Barker D.C.,Health Consultants Inc. | Gutman M.A.,Gutman Research Associates
American Journal of Preventive Medicine | Year: 2014

Background The Robert Wood Johnson Foundation Active Living Research (ALR) program commissioned an evaluation of its initiative to assess 10 years (2001-2011) of progress in establishing a new interdisciplinary field to develop and translate research focused on policy and environmental factors affecting physical activity in children and families. Purpose The second-phase evaluation (ALR-2) was conducted from March to July 2011 to measure progression from evidence- and field-building (Goals 1 and 2) to policy and practice contributions (Goal 3) to inform childhood obesity strategies, and to develop recommendations for a third phase (ALR-3). Methods The evaluation was a retrospective, in-depth descriptive study utilizing qualitative and quantitative methods. Key informant interviews (N=100) across seven stakeholder groups were conducted and analyzed in 2011. Data from web-based surveys of grantee investigators conducted from 2007 to 2011 and analyzed in 2011 served as the primary quantitative source. Results Key indicators of ALR's overall progress confirmed ALR's success across its three goals: (1) establishing a strong research base: 309 publications filling major knowledge gaps; (2) building an interdisciplinary and diverse field: grantees represented 31 disciplines, with more than one quarter (28%) of investigators having ≤5 years of experience, of which 39% were people of color; and (3) using research to inform policy and practice: 62 examples, of which slightly more than one half (n=32) resulted in actual policy or practice change. Conclusions Overall, ALR met its three goals during ALR-2 and was well positioned to implement a third phase of the program to further accelerate the translation of its research into policy and practice. © 2014 American Journal of Preventive Medicine.


Ohri-Vachaspati P.,Arizona State University | Isgor Z.,University of Illinois at Chicago | Rimkus L.,University of Illinois at Chicago | Powell L.M.,University of Illinois at Chicago | And 2 more authors.
American Journal of Preventive Medicine | Year: 2015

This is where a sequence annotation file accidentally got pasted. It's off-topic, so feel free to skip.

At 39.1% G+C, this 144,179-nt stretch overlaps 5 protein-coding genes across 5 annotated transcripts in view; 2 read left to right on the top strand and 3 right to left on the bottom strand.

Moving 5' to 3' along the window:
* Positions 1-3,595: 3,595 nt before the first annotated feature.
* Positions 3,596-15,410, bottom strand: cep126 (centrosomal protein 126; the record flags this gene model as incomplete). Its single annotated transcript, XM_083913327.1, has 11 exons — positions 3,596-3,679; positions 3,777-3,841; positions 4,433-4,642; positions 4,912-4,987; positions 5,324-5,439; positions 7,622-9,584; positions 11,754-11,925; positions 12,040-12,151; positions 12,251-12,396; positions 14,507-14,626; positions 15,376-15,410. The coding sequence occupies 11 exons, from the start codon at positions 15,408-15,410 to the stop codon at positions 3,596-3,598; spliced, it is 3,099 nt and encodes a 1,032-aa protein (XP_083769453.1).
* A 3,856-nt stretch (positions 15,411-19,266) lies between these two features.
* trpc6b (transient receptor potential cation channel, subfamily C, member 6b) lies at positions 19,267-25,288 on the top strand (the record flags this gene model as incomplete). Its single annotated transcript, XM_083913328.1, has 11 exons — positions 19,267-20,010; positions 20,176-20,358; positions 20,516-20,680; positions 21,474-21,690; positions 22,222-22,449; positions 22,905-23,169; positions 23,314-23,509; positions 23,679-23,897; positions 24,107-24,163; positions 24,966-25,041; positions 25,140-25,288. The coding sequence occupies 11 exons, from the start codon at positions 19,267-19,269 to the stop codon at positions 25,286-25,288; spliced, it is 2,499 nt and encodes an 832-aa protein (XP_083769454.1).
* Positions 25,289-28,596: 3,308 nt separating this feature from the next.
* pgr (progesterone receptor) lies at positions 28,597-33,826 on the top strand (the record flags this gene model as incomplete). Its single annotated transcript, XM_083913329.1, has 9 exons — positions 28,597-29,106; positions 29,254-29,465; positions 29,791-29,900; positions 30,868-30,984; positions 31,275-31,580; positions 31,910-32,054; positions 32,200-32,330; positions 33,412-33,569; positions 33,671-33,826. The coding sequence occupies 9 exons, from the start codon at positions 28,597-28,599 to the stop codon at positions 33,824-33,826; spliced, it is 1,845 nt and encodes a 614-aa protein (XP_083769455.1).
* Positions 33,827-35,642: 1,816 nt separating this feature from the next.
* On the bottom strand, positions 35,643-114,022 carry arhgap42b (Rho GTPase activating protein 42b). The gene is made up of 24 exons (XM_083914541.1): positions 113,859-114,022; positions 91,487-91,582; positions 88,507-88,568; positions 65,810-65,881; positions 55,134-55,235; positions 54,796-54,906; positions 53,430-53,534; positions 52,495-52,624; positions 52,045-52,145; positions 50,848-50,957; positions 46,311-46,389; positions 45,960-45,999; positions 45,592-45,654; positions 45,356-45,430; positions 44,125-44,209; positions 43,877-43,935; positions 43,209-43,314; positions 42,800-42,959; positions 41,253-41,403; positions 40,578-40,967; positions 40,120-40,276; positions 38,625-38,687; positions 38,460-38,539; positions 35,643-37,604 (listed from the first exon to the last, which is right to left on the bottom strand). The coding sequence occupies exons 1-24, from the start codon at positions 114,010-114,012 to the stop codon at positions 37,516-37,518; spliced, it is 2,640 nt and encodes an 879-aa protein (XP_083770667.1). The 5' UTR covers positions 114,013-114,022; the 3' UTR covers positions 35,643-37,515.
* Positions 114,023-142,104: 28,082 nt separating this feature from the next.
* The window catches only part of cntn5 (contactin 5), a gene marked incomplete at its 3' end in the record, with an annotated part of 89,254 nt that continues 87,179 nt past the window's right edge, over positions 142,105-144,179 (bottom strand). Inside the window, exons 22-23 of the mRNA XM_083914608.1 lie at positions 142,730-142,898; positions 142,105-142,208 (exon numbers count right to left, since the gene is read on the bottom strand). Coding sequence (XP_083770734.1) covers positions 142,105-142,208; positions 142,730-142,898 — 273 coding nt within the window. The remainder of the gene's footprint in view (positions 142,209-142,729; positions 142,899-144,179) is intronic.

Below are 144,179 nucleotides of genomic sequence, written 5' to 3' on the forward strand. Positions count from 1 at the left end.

Background: Children who eat fast food have poor diet and health outcomes. Fast food is heavily marketed to youth, and exposure to such marketing is associated with higher fast food consumption. Purpose: To examine the extent of child-directed marketing (CDM) inside and on the exterior of fast food restaurants. Methods: Data were collected from 6,716 fast food restaurants located in a nationally representative sample of public middle- and high-school enrollment areas in 2010, 2011, and 2012. CDM was defined as the presence of one or more of seven components inside or on the exterior of the restaurant. Analyses were conducted in 2014. Results: More than 20% of fast food restaurants used CDM inside or on their exterior. In multivariate analyses, fast food restaurants that were part of a chain, offered kids' meals, were located in middle- (compared to high)-income neighborhoods, and in rural (compared to urban) areas had significantly higher odds of using any CDM; chain restaurants and those located in majority black neighborhoods (compared to white) had signi ficantly higher odds of having an indoor display of kids' meal toys. Compared to 2010, there was a significant decline in use of CDM in 2011, but the prevalence increased close to the 2010 level in 2012. Conclusions: CDM inside and on the exterior of fast food restaurants is prevalent in chain restaurants; majority black communities, rural areas, and middle-income communities are disproportionately exposed. The fast food industry should limit children's exposure to marketing that promotes unhealthy food choices. © 2015 American Journal of Preventive Medicine.